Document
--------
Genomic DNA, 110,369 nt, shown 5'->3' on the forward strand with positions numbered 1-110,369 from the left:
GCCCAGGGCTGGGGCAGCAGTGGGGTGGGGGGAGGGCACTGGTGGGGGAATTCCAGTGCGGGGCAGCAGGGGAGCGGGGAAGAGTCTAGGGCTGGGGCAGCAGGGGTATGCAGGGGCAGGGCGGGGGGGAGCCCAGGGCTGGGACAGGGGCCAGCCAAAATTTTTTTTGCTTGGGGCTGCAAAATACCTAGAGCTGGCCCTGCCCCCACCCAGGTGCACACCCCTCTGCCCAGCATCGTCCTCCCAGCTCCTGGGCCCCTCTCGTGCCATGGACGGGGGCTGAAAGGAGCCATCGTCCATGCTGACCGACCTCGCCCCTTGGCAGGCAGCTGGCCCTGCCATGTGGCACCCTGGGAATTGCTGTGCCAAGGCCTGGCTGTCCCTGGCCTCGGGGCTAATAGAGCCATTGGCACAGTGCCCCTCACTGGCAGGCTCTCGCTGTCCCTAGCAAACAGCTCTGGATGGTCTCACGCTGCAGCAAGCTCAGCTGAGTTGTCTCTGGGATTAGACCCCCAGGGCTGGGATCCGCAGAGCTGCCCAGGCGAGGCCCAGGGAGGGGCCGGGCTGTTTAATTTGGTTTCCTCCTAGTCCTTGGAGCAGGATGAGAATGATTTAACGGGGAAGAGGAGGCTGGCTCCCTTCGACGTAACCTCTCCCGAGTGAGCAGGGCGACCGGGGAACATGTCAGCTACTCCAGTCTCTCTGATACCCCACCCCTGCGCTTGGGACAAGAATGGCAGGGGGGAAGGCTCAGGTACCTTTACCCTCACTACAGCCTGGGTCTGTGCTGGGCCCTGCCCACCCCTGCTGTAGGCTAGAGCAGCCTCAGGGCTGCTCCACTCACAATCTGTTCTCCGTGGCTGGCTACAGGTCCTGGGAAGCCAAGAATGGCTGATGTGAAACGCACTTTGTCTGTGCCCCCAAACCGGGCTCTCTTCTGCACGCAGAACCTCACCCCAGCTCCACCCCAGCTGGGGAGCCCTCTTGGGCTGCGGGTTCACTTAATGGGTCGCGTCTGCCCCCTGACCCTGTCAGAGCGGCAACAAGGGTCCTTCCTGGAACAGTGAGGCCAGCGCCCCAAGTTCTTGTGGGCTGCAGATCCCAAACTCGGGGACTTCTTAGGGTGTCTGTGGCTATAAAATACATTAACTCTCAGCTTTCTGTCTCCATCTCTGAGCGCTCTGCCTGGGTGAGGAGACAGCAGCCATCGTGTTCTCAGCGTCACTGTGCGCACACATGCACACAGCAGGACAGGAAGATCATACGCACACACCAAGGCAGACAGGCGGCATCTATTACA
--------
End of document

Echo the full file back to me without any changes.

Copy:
Genomic DNA, 110,369 nt, shown 5'->3' on the forward strand with positions numbered 1-110,369 from the left:
GCCCAGGGCTGGGGCAGCAGTGGGGTGGGGGGAGGGCACTGGTGGGGGAATTCCAGTGCGGGGCAGCAGGGGAGCGGGGAAGAGTCTAGGGCTGGGGCAGCAGGGGTATGCAGGGGCAGGGCGGGGGGGAGCCCAGGGCTGGGACAGGGGCCAGCCAAAATTTTTTTTGCTTGGGGCTGCAAAATACCTAGAGCTGGCCCTGCCCCCACCCAGGTGCACACCCCTCTGCCCAGCATCGTCCTCCCAGCTCCTGGGCCCCTCTCGTGCCATGGACGGGGGCTGAAAGGAGCCATCGTCCATGCTGACCGACCTCGCCCCTTGGCAGGCAGCTGGCCCTGCCATGTGGCACCCTGGGAATTGCTGTGCCAAGGCCTGGCTGTCCCTGGCCTCGGGGCTAATAGAGCCATTGGCACAGTGCCCCTCACTGGCAGGCTCTCGCTGTCCCTAGCAAACAGCTCTGGATGGTCTCACGCTGCAGCAAGCTCAGCTGAGTTGTCTCTGGGATTAGACCCCCAGGGCTGGGATCCGCAGAGCTGCCCAGGCGAGGCCCAGGGAGGGGCCGGGCTGTTTAATTTGGTTTCCTCCTAGTCCTTGGAGCAGGATGAGAATGATTTAACGGGGAAGAGGAGGCTGGCTCCCTTCGACGTAACCTCTCCCGAGTGAGCAGGGCGACCGGGGAACATGTCAGCTACTCCAGTCTCTCTGATACCCCACCCCTGCGCTTGGGACAAGAATGGCAGGGGGGAAGGCTCAGGTACCTTTACCCTCACTACAGCCTGGGTCTGTGCTGGGCCCTGCCCACCCCTGCTGTAGGCTAGAGCAGCCTCAGGGCTGCTCCACTCACAATCTGTTCTCCGTGGCTGGCTACAGGTCCTGGGAAGCCAAGAATGGCTGATGTGAAACGCACTTTGTCTGTGCCCCCAAACCGGGCTCTCTTCTGCACGCAGAACCTCACCCCAGCTCCACCCCAGCTGGGGAGCCCTCTTGGGCTGCGGGTTCACTTAATGGGTCGCGTCTGCCCCCTGACCCTGTCAGAGCGGCAACAAGGGTCCTTCCTGGAACAGTGAGGCCAGCGCCCCAAGTTCTTGTGGGCTGCAGATCCCAAACTCGGGGACTTCTTAGGGTGTCTGTGGCTATAAAATACATTAACTCTCAGCTTTCTGTCTCCATCTCTGAGCGCTCTGCCTGGGTGAGGAGACAGCAGCCATCGTGTTCTCAGCGTCACTGTGCGCACACATGCACACAGCAGGACAGGAAGATCATACGCACACACCAAGGCAGACAGGCGGCATCTATTACA